Factor #4: Treat Your Dog to Warmups and Cooldowns

Four years ago, a scrappy, 20-pound terrier stray named Gobi kept pace with Leonard and the other ultramarathon runners in the Gobi Desert in China. Today, Leonard and the now-six-year-old Gobi enjoy taking easy 2-mile jogs in their adopted city of Chattanooga, Tennessee.

“Dogs tend to sit around most of the day waiting for their exercise time and by suddenly taking them out for a run without a warmup could create a costly injury to both dog and person,” says Leonard. “Walk your dog for at least 10 minutes first to shake out the muscles and include some short sprints before running a long distance.”

Adds Dr. Downing, “A 10-minute walk gets the blood flowing and sets the stage for a safe and fun run. Make sure you do another 10-minute walk at the end of the run to provide a cooldown.”

Factor #5: Respect Mother Nature

Some dogs enjoy runs year-round, but always take weather into account for your dog’s safety.

“Extreme heat and extreme cold are both problematic,” says Dr. Downing. “Dogs cannot sweat like humans. Dogs who are fat or even just a little overweight are insulated, which keeps their heat inside their bodies and that can lead to heatstroke.”

Anderson says to pay attention to the running surface. “Be careful of hot pavements,” she says. “You are wearing shoes, but your dog isn’t. In hot climates, blacktop or pavement can blister your dog’s footpads.”

In cold weather, dogs are at risk for frostbite of toes and more.

Dr. Downing says, “The lungs can be hurt by the very cold air rushing in during exertion. If, on a cold day, you cannot take a deep breath without coughing, please reconsider your decision to run with your dog.”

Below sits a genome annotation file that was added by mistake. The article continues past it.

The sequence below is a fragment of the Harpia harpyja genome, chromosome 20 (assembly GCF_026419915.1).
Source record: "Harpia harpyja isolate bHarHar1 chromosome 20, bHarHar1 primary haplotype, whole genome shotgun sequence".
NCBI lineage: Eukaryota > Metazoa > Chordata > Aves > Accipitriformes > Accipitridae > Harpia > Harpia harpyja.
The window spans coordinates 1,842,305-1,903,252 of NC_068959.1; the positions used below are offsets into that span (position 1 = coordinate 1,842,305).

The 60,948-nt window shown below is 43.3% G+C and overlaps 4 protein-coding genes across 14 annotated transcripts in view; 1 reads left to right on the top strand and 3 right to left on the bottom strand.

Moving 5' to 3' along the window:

Factor #6: Look for Early Signs of Fatigue

While some dogs are good at recognizing that they need to slow down, others will keep going. Dogs need us to catch early signs that they are getting tired and it is time to stop running.

“I usually see Gobi’s tongue start to hang out of her mouth and the leash starts to feel a little heavier,” says Leonard. “If I feel a slight dragging effect, I know to either slow down and give her some water or stop to give her a break.”

Anderson adds, “If the tip of your dog’s tongue is round like a lollipop, it is a sign that he needs to slow down and perhaps take a water break.”

Sniffing Out Great Places to Jog

Finding a safe, wide-open place to run with your dog can be just a click away, thanks to an app called Sniffspot. David Adams launched this company in early 2018 as a resource for finding safe dog play areas. Hosts offer backyards and other secure areas for nominal hourly rates where you and your dog can play and run safely.

A sampling of Sniffspot places for those who run with their dogs include 17 acres with a pond in Melissa, Texas; three acres to play at a ranch in Ramona, California, and two acres with shade to run and play fetch in Odessa, Florida. Learn more at www.sniffspot.com.

This article was reviewed/edited by board-certified veterinary behaviorist Dr. Kenneth Martin and/or veterinary technician specialist in behavior Debbie Martin, LVT.

Arden Moore is The Pet Health and Safety Coach. She is a best-selling author, radio show host, in-demand speaker and master certified pet first aid/CPR instructor who travels the country teaching with Pet Safety Dog Kona and Pet Safety Cat Casey. Learn more at www.ardenmoore.com and www.facebook.com/ardenmoore.